How does the visual brand of a graphical desktop affect the user experience?
A while back, I started to think about the "visual brand" or "visual identity" of graphical desktops. I wondered if there was a way to break down the components of a user interface to just those elements that truly signify the desktop.
Some desktop environments try to brand their desktop with visual elements including a distinctive wallpaper. For example, this picture of rolling green hills with a blue sky immediately reminds many users of Microsoft Windows XP:
|Bliss, the default Microsoft Windows XP wallpaper (Wikipedia)|
But it's not just images that define a visual identity for a desktop environment. The shapes and arrangements used in the presentation also define a user interface's visual brand. In this way, the shapes influence our perception and create an association with a particular identity. We recognize a particular arrangement and connect that pattern with a brand.
One reference that I use to explain our association of shapes with ideas is Picture This by Molly Bang. This book is a must-read for anyone interested in user interface design. Bang presents the idea that we perceive certain shapes in different ways, and we can affix ideas and emotional states to colors and shapes in an image.
By way of example, Bang tells the familiar story of Little Red Riding Hood through simple shapes. Red Riding Hood is a red triangle, a girl in a red hood and cape. Put the red triangle in a large white space, and we perceive the girl as alone. Make the background a dark purple, and Red Riding Hood is alone at night. Add vertical black bars to the image, and we interpret the bars as tree trunks, so the girl is alone in a dark forest. If some of those black bars are canted at angles, then the the dark forest becomes spooky and foreboding. And so on.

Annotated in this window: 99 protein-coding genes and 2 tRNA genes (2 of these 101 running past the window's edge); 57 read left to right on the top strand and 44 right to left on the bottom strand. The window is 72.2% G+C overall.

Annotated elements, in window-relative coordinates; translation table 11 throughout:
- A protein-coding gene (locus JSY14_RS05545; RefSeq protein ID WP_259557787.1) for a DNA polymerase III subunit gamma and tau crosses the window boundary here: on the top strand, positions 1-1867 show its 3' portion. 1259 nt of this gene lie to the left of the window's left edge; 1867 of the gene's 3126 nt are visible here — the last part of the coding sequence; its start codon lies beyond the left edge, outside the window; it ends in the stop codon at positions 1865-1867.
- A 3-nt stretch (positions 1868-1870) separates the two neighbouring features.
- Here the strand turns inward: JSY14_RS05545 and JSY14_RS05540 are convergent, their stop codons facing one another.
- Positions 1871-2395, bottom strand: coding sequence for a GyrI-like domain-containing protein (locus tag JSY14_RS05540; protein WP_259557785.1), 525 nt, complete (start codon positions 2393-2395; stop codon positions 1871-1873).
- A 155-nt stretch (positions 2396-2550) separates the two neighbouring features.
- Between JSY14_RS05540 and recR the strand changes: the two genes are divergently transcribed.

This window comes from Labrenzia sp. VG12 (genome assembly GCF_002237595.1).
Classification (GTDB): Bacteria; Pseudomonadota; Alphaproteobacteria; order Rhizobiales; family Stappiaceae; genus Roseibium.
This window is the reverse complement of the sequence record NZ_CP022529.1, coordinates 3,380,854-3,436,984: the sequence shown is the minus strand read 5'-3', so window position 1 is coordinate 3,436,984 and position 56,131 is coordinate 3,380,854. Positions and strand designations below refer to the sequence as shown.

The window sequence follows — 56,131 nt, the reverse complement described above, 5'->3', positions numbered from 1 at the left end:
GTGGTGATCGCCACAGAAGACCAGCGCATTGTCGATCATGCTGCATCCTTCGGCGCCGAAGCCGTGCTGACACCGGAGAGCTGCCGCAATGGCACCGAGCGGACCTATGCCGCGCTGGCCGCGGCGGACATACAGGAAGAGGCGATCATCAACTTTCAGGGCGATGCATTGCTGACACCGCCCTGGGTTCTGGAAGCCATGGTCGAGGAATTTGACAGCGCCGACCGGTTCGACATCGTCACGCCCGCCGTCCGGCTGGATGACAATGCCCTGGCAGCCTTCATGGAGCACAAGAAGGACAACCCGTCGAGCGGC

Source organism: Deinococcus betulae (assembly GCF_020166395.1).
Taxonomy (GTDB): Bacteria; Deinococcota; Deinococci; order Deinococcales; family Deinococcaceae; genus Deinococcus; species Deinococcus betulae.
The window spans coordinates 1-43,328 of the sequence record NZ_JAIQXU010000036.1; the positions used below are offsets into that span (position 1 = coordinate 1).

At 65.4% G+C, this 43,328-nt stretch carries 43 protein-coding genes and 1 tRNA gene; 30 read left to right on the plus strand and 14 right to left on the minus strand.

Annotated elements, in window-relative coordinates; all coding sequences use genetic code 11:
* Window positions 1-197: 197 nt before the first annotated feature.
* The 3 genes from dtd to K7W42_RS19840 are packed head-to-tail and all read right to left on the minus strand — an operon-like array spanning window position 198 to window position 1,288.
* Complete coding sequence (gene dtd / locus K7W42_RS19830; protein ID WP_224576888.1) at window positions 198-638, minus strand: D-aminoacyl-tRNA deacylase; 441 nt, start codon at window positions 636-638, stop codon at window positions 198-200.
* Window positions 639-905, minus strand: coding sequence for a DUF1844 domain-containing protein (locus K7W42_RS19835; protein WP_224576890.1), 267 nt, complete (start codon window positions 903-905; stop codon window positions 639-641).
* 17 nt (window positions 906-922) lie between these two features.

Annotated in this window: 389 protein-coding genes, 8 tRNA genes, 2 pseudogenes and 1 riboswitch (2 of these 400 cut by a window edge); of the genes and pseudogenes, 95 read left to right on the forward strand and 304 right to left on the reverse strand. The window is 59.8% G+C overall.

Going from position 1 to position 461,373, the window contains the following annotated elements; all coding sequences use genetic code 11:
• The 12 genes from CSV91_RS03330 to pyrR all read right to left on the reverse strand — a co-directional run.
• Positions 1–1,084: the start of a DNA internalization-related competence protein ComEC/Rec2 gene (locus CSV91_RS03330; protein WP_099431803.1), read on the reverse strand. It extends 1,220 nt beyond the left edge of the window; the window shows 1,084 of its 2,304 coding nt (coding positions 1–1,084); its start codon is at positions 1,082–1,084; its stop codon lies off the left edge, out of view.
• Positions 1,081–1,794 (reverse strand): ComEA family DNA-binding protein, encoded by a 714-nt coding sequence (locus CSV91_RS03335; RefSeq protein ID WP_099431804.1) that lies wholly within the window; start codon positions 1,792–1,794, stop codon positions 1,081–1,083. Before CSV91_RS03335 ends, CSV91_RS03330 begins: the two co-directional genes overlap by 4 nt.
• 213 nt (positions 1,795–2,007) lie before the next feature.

Our recognition of user interfaces works with the same association. Even without the distinctive wallpaper background, we can recognize particular arrangements of shapes and colors as different user interfaces.
Let's try a little experiment to demonstrate. Here are depictions of several common graphical desktops, constructed using block shapes and simple symbols. Can you guess which operating systems are shown here?
In no particular order, the operating systems shown are:
- GNOME 3
- GNOME 2
- Windows 7
- Windows XP
- Windows 3
- MacOS X
- MacOS 9 (or earlier MacOS)
- the command line (Linux, Unix, DOS)
Even without visual markings, logos, or wallpapers, you can probably guess that image #5 is GNOME 3. The distinctive pattern for the GNOME 3 desktop is the black top bar across a field. We perceive this arrangement as the GNOME 3 visual identity, the visual brand.
That association of shapes to GNOME 3 is so strong that you can assign any wallpaper to the background and still perceive the mock-up as GNOME 3. As long as the black bar is at the top, we recognize GNOME 3. As an example, let's apply the Windows XP wallpaper to mock-up #5:
You may experience some cognitive dissonance in seeing the Windows XP wallpaper on a GNOME 3 frame, but you still recognize the mock-up as GNOME 3.
Let's consider the history of GNOME desktop development, and look more closely at some of the above mock-ups. GNOME 1 (1997) used a visual framework of a desktop with a gray task bar at bottom. This arrangement of elements was familiar to many; it mimicked the same arrangement used by Microsoft Windows since Windows 95 (1995). This presented a familiar interface for users, and allowed for easy transition from Windows 95 to GNOME 1.
|GNOME 1 screenshot (Wikipedia)|
GNOME 2 (2002) modified the user interface arrangement, placing a separate task bar at the top where users could launch programs, and where GNOME displayed the date and time. A separate task bar at the bottom shows running applications. It was around this time that I helped friends and family to transition to free software, using GNOME 2 on the desktop. I explained GNOME 2's arrangement as "things you can do" (top) and "things you are doing" (bottom).
While the two task bars was a deviation from other popular desktop environments, the arrangement was not too dissimilar to Windows XP (2001).
|GNOME 2 screenshot (Wikipedia)|
GNOME 3 (2011) further adjusted the user interface arrangement, in response to several key issues in GNOME that had become more pronounced over time: Finding windows was frustrating and difficult; Workspaces were useful but not easy or natural to use; Launching applications was labor-intensive and error-prone; The panel suffered from over-configurability; applets were little used by most users.
GNOME 3 removed the traditional task bar, in favor of an "Overview" mode that shows all running applications. Instead of using a launch menu, users start applications with an "Activities" hot button in the black top bar. Selecting the Activities menu brings up the Overview mode, showing both things you can do (an application dock to the left of the screen) and things you are doing (window representations of open applications).